There are a couple of themes that stand out for me in recent reporting. Firstly, emerging markets generally are performing well, particularly in Asia, which has helped some of the spirit names. Secondly, US beer continues to be in the doldrums, which weighs heavily on A-B InBev and Molson, as the consumer reaction continues against an industry that had become too focused on a bland, homogenous product.

Old-timers like myself will find it easy to draw an analogy with the UK consumer revolt against standardised keg bitter in the 1970s and 1980s, which led to the demise of once-big brands like Watneys Red Barrel and Double Diamond - it does make you wonder whither Bud Light and Miller Lite?

Most of the debate that I pick up from investors, however, focuses on whether markets as a whole are due a correction. I have pointed out previously that I was always told that markets do not like uncertainty, and we're not short of that, with Brexit, Trump, etc. On the other hand, "where else do you put your money?" is a constant refrain.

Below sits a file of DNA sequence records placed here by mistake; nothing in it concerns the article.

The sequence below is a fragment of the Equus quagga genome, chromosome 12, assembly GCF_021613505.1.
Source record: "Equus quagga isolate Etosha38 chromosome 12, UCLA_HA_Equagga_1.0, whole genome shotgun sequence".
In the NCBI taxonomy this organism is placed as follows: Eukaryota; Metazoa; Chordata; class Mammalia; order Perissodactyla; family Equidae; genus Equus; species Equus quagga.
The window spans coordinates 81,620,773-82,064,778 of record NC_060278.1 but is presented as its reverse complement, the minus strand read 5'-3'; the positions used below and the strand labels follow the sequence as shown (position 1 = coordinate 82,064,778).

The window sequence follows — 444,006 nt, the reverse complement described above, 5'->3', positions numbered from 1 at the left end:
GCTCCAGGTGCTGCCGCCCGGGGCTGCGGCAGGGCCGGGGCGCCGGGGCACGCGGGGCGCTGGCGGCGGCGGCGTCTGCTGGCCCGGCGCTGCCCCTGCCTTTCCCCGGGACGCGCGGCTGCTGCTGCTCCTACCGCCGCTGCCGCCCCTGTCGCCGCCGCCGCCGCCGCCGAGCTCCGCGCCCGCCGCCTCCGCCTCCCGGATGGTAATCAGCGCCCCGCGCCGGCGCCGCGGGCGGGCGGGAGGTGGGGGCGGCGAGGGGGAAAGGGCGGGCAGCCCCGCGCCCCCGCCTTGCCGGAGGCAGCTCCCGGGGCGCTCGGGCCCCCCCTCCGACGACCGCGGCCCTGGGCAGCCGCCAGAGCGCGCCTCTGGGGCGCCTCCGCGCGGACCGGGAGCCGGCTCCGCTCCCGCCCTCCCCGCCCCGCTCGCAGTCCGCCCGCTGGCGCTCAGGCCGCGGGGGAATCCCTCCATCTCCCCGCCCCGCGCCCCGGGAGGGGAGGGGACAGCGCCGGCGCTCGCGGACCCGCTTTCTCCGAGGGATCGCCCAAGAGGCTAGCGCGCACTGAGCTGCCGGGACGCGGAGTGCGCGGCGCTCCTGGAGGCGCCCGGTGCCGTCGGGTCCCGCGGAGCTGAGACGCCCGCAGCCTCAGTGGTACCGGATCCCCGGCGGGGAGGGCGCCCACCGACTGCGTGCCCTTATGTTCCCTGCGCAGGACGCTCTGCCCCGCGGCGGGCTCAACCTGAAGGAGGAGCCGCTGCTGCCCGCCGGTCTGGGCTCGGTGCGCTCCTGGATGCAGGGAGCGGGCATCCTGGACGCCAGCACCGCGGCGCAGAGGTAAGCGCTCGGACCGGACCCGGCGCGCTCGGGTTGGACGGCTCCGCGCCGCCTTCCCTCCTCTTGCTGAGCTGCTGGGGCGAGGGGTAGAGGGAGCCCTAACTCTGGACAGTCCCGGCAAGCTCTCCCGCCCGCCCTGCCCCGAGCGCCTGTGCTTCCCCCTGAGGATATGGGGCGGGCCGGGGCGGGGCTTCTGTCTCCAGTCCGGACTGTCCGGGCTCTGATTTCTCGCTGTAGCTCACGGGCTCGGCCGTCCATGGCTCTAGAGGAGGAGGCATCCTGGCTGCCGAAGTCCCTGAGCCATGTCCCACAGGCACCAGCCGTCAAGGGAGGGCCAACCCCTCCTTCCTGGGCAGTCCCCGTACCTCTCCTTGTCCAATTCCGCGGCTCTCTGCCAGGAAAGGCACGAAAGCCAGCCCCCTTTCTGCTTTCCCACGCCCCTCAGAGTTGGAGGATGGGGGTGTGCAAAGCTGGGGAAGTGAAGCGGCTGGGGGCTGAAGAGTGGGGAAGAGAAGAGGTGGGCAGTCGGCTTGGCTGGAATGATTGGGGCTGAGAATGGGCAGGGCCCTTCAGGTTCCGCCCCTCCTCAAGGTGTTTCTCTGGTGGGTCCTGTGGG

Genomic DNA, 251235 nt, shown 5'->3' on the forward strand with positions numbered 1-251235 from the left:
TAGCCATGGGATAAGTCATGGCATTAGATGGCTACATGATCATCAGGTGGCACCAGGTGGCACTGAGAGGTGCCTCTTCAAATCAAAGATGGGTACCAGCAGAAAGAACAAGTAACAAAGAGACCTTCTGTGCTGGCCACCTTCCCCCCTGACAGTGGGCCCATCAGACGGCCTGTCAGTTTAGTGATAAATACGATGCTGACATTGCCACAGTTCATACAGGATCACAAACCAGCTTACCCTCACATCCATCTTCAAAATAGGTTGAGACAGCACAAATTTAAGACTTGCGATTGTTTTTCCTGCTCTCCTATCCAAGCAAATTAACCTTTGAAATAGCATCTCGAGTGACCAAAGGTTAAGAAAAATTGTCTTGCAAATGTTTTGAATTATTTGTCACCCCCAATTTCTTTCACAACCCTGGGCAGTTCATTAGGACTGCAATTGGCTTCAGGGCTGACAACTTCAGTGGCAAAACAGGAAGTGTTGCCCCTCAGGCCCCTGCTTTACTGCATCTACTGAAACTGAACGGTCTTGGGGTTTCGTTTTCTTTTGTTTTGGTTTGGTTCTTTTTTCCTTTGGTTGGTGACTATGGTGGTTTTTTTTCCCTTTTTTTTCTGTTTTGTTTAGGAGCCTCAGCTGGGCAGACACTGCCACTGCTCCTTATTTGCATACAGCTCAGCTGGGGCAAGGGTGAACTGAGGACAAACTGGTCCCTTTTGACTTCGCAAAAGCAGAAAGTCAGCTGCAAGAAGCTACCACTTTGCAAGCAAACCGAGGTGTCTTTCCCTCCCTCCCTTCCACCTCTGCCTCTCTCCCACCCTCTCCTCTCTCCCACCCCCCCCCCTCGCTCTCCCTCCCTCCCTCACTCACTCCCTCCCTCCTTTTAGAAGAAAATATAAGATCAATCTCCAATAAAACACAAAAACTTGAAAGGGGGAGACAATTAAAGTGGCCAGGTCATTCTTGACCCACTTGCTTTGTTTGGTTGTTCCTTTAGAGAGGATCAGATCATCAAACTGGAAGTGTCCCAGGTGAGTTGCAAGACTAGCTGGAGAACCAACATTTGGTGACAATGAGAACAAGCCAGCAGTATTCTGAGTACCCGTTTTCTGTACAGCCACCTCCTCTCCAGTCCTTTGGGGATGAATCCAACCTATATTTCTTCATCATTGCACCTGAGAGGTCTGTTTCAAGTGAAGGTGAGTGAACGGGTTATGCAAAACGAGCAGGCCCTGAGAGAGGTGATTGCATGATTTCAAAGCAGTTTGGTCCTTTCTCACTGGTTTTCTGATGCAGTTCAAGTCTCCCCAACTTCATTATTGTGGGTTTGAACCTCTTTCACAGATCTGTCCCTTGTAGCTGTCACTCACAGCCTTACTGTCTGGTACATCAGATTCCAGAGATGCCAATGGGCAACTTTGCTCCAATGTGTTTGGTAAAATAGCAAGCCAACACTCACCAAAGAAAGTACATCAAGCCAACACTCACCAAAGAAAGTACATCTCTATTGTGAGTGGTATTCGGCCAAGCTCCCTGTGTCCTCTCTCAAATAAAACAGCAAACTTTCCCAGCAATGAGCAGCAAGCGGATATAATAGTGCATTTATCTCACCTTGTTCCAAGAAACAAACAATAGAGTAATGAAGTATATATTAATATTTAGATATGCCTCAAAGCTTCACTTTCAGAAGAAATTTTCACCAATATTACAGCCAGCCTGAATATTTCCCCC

Historically, the IPO market has been seen as a good barometer of investor opinion. The evidence here is a bit mixed, with some planned IPOs being pulled; last week, the UK market saw announcements that the IPOs of telecoms company Arqiva and food company Bakkavor had been cancelled (although, that changed by the end of the week when the Bakkavor IPO went ahead).

What are we to make of this? It's probably a sign that investors have more confidence in more steady-state, consumer staples companies than in more volatile telecoms. And, consider that Bakkavor reportedly had to cut its pricing by some 16%, compared with the mid-point of its indicated range, in order to get the float away.

That can make you a bit nervous about current market levels.

Justifying my existence - How have my drinks tips done?

You'll recall that I've mentioned a couple of times this year the dramatic changes in financial markets that are due to take effect in January, when the MiFID ll regulation impacts the way broking analysts earn their keep.